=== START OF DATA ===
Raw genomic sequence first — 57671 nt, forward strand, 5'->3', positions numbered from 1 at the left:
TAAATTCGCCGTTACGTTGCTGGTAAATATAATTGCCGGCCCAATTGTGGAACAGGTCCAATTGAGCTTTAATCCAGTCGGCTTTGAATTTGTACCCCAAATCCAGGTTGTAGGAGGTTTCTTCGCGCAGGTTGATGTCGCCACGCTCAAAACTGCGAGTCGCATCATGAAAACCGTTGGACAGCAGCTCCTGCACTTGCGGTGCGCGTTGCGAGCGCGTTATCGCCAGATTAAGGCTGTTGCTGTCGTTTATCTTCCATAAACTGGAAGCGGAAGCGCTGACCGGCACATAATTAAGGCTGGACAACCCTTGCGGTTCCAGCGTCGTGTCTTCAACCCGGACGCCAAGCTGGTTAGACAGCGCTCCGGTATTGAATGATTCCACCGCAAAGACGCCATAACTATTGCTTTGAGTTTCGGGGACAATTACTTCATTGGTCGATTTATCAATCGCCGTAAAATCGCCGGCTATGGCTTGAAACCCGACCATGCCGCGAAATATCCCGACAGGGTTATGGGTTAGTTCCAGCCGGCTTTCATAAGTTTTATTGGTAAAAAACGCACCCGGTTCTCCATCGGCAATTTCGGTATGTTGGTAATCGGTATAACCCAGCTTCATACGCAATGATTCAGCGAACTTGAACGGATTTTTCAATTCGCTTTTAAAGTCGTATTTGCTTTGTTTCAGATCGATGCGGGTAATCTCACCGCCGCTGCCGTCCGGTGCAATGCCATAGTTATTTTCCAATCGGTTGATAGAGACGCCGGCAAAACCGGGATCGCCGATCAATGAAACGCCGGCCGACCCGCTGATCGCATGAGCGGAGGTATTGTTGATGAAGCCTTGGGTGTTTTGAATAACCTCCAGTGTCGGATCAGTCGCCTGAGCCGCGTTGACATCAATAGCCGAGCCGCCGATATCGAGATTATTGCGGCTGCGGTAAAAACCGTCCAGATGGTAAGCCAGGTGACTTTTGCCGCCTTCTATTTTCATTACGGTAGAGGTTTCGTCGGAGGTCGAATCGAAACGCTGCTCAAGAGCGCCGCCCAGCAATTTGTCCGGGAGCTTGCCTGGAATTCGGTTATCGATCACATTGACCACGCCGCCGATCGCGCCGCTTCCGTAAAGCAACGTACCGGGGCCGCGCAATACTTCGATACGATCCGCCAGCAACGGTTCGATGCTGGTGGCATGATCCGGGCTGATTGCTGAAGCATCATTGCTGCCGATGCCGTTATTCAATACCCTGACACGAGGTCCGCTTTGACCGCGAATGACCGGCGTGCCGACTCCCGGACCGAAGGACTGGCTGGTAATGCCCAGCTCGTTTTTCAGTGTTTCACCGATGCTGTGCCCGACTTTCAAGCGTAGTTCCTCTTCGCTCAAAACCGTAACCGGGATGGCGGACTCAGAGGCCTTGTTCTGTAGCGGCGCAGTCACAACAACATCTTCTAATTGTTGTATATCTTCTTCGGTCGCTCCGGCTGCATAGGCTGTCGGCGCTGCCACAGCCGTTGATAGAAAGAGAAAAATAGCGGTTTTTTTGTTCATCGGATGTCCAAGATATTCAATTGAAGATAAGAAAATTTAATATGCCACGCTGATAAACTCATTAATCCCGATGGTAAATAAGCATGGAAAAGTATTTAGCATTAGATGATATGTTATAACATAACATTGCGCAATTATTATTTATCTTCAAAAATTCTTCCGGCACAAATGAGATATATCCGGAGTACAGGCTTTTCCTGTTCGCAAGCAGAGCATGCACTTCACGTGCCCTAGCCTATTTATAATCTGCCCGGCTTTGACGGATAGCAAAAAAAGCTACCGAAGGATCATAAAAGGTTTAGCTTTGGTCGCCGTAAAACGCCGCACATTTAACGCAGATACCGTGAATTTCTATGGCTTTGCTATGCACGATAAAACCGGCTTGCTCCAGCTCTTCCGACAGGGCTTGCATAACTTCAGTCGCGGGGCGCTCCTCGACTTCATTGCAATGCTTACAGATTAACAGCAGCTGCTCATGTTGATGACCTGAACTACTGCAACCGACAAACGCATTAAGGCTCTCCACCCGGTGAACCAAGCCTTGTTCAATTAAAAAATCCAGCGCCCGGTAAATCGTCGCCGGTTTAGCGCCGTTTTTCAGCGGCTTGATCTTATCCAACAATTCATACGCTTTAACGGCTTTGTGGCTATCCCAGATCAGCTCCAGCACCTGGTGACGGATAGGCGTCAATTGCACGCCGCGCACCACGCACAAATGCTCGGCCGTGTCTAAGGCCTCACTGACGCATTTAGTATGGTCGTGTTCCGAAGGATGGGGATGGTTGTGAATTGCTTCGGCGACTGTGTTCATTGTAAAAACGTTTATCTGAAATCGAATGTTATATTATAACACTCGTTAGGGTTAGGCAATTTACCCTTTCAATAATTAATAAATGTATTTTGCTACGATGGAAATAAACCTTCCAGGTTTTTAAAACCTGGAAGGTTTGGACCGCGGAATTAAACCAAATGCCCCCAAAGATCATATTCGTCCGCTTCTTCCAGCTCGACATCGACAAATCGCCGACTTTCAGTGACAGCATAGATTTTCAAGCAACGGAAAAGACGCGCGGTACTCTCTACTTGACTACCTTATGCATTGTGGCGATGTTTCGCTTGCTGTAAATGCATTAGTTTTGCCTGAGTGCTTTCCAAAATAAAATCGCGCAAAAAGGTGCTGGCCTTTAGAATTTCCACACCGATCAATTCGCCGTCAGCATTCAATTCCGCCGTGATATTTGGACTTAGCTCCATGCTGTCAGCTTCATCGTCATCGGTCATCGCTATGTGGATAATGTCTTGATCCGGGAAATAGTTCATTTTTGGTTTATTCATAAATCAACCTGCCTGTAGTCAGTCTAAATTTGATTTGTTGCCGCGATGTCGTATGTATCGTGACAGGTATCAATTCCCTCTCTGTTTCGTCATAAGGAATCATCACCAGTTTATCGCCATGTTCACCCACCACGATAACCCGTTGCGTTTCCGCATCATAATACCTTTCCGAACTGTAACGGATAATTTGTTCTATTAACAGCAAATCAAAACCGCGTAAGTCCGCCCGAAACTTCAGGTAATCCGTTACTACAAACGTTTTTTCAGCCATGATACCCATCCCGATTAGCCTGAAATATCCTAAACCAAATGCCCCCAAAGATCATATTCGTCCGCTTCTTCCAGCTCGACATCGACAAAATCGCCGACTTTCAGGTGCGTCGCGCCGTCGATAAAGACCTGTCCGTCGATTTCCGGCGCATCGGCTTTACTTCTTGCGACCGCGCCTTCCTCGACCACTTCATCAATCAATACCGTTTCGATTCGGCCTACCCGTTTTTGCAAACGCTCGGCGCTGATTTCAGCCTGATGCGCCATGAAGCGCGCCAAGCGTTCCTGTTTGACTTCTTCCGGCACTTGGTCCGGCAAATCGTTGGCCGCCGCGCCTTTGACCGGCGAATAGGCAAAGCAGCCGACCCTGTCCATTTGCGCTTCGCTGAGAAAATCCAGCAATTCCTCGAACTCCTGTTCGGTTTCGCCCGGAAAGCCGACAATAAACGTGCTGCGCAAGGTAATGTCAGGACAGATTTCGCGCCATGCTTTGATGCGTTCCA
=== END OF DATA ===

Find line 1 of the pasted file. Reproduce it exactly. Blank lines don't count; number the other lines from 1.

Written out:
Raw genomic sequence first — 57671 nt, forward strand, 5'->3', positions numbered from 1 at the left: